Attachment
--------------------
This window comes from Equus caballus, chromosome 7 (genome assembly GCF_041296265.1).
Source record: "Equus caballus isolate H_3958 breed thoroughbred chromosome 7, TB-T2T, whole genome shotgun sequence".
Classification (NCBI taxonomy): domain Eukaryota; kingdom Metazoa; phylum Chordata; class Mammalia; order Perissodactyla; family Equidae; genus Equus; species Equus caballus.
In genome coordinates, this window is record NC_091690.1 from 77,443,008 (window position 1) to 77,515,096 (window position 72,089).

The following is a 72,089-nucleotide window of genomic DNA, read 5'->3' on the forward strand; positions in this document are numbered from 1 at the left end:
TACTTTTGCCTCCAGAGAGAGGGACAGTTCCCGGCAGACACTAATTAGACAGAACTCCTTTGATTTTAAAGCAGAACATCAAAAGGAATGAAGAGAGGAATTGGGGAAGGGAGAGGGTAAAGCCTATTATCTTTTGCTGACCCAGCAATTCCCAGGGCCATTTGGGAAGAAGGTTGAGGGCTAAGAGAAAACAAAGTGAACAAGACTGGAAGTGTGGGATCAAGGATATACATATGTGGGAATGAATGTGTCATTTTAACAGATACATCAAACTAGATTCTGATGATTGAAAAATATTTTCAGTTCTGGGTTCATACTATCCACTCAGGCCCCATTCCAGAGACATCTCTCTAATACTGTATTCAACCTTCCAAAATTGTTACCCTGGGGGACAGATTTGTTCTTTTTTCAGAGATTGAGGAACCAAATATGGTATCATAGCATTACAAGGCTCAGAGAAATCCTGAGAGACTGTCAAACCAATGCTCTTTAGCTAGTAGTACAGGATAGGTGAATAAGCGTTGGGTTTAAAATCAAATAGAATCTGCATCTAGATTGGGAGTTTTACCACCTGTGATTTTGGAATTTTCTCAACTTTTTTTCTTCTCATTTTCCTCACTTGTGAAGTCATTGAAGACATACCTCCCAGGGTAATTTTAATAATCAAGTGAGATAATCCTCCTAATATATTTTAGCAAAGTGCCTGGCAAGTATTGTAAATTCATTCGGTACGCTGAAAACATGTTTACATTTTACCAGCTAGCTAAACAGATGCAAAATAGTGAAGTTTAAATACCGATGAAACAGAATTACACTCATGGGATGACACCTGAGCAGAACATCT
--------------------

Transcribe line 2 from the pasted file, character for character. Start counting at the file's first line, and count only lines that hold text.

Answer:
Source record: "Equus caballus isolate H_3958 breed thoroughbred chromosome 7, TB-T2T, whole genome shotgun sequence".